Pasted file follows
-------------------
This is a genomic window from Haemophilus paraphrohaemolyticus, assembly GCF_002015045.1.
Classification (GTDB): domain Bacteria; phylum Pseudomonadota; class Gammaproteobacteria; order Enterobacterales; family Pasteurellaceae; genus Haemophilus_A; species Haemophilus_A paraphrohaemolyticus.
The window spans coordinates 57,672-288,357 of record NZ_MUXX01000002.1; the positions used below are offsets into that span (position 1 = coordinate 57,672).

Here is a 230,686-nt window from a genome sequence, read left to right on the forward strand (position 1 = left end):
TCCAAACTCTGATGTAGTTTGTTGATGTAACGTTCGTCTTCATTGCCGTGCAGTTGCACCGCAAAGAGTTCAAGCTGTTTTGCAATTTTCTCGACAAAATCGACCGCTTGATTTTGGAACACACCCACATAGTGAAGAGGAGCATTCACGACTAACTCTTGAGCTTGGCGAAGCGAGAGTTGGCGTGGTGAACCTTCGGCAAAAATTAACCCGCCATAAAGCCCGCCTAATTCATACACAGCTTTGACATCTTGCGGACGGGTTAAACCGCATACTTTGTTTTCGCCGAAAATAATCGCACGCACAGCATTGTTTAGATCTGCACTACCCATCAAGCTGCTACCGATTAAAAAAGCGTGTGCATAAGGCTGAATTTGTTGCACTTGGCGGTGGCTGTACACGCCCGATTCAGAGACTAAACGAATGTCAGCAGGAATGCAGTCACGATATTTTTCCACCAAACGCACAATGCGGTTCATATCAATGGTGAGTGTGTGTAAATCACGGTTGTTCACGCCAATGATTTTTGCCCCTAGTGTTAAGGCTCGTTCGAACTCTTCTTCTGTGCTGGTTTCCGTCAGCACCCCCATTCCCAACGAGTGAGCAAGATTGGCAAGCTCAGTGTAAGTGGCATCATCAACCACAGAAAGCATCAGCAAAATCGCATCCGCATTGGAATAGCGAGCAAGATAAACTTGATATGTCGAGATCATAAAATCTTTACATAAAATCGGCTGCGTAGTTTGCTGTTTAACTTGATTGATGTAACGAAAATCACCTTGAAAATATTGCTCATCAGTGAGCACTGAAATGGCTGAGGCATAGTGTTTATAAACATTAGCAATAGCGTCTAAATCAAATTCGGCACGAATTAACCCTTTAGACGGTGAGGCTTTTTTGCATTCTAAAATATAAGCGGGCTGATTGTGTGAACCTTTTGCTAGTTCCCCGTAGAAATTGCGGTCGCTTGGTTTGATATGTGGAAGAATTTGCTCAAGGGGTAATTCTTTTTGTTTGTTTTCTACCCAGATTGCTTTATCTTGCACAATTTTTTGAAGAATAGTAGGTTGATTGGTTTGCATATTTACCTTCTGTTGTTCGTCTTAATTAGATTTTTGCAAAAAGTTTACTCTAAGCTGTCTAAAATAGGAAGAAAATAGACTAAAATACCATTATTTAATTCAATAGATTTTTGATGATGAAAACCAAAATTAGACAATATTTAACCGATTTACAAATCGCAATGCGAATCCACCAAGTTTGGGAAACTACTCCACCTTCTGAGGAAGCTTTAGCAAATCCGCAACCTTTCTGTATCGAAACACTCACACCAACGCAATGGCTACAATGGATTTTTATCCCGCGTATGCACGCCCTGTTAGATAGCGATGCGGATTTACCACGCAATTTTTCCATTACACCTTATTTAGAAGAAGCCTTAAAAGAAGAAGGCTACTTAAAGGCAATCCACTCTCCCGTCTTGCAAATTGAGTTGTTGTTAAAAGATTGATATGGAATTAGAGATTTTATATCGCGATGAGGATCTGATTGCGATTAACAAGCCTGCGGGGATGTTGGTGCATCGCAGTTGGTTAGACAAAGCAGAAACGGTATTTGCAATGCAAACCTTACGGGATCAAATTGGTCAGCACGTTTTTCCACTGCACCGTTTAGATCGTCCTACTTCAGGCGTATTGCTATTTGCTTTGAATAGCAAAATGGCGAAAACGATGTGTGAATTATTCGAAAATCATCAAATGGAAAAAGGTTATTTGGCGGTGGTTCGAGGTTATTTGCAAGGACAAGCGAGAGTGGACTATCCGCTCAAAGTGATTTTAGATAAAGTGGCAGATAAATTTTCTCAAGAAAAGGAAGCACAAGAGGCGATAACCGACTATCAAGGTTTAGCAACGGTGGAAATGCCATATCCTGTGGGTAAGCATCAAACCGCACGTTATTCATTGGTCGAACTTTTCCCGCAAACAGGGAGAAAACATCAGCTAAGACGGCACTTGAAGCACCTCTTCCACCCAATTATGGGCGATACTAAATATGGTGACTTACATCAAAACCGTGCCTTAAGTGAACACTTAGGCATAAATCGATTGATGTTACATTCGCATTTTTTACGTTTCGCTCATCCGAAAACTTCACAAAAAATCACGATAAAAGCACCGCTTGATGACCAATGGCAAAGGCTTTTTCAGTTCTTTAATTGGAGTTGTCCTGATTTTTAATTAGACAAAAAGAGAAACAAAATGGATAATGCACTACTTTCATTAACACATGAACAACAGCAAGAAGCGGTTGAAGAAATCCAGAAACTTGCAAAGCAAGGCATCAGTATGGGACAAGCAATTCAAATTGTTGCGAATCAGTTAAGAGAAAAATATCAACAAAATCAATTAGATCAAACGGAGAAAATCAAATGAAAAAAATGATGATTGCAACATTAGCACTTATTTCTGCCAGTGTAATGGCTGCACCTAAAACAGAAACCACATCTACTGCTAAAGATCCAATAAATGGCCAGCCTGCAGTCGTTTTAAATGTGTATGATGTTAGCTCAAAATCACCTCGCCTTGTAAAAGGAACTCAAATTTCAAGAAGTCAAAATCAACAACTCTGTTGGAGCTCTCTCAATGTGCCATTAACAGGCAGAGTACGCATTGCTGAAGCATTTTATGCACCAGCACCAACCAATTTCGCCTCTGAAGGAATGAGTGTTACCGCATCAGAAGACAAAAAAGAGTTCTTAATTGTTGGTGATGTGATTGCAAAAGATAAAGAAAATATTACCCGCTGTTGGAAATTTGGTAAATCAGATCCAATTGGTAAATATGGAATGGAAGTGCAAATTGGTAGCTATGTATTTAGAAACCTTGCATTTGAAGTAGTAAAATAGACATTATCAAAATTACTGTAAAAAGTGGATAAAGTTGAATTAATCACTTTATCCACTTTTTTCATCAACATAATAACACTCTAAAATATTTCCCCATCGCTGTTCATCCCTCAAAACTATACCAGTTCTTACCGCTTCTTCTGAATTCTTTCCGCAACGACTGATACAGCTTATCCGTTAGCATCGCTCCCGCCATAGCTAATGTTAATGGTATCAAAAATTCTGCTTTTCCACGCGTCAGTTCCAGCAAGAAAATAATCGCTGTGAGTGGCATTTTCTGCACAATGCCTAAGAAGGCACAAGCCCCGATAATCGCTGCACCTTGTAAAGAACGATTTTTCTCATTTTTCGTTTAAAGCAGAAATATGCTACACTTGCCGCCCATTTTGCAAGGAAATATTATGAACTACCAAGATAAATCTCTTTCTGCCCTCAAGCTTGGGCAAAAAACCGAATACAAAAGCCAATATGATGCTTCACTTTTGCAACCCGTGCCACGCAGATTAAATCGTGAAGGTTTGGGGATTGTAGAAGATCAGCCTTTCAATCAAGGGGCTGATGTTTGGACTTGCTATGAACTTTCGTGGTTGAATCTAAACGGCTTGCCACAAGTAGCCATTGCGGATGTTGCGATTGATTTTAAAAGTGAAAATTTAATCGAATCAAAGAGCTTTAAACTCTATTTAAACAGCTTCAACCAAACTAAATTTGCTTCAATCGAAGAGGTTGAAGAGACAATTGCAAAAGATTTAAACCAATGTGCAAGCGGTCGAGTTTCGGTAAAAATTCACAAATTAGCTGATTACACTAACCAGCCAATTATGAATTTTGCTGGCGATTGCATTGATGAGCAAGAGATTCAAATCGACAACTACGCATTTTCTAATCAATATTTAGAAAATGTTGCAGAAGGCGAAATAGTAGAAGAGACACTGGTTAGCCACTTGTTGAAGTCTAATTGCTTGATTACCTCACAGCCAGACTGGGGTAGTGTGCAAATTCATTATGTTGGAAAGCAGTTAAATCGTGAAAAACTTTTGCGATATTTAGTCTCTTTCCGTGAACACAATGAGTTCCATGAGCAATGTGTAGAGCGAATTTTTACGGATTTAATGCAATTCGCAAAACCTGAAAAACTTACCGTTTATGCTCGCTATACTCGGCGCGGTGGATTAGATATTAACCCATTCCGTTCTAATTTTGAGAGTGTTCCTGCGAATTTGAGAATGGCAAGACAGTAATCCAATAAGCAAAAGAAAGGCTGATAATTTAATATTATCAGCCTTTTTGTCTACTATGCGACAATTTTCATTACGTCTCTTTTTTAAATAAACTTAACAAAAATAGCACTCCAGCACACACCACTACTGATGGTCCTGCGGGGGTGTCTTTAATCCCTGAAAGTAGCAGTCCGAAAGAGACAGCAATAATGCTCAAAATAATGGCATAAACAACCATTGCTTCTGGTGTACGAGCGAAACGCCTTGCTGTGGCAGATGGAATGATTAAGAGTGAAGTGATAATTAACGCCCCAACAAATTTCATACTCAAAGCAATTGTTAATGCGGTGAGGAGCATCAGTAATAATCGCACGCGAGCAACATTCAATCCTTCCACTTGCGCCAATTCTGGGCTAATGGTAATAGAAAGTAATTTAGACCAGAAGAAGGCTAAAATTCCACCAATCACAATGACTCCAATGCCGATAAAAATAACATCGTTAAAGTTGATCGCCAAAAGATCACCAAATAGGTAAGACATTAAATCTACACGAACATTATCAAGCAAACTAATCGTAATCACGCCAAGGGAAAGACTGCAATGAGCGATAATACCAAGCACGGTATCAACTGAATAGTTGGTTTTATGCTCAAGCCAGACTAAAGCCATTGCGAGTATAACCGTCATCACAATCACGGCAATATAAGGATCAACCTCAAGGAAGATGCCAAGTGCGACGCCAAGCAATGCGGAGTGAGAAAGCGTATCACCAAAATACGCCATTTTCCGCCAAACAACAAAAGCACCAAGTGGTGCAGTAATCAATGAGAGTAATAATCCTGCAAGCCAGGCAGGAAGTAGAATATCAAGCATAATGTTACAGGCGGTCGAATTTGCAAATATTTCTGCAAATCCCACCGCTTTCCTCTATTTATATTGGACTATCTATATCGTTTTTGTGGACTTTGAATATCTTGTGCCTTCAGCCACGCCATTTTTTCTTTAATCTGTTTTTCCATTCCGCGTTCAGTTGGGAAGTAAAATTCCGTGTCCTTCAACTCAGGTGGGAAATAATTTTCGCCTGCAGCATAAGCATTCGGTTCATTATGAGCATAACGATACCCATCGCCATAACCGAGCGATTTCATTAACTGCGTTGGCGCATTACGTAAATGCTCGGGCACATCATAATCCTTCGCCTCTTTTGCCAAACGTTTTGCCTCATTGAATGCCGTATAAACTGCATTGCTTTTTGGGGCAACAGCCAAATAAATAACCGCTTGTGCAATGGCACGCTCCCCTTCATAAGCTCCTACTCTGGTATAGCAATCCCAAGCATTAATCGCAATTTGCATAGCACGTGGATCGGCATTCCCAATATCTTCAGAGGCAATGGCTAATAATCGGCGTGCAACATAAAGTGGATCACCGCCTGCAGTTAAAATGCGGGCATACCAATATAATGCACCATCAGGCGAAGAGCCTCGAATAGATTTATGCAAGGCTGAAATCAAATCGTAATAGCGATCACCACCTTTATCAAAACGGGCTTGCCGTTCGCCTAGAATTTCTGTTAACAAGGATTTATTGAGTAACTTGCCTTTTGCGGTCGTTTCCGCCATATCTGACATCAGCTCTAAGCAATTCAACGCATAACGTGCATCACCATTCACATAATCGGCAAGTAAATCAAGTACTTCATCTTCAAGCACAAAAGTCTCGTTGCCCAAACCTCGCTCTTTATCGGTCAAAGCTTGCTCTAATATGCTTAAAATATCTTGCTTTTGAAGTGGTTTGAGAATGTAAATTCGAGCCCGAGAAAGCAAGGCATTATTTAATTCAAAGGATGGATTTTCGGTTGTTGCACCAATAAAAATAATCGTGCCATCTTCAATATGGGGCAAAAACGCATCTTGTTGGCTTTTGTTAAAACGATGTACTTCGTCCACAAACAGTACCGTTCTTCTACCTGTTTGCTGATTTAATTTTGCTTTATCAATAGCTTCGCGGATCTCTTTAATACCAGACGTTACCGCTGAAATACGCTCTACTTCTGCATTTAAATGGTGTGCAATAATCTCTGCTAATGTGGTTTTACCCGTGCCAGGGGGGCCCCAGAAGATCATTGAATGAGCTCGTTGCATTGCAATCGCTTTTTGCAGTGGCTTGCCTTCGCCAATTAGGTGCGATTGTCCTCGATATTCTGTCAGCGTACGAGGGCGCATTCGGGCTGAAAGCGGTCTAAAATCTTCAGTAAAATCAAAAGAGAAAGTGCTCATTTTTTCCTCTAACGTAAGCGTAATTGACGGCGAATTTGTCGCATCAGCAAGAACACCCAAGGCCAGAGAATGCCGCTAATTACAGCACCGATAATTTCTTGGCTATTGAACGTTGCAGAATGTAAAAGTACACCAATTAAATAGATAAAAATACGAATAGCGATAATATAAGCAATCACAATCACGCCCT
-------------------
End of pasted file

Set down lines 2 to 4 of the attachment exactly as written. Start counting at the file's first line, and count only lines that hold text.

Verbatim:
Classification (GTDB): domain Bacteria; phylum Pseudomonadota; class Gammaproteobacteria; order Enterobacterales; family Pasteurellaceae; genus Haemophilus_A; species Haemophilus_A paraphrohaemolyticus.
The window spans coordinates 57,672-288,357 of record NZ_MUXX01000002.1; the positions used below are offsets into that span (position 1 = coordinate 57,672).

Here is a 230,686-nt window from a genome sequence, read left to right on the forward strand (position 1 = left end):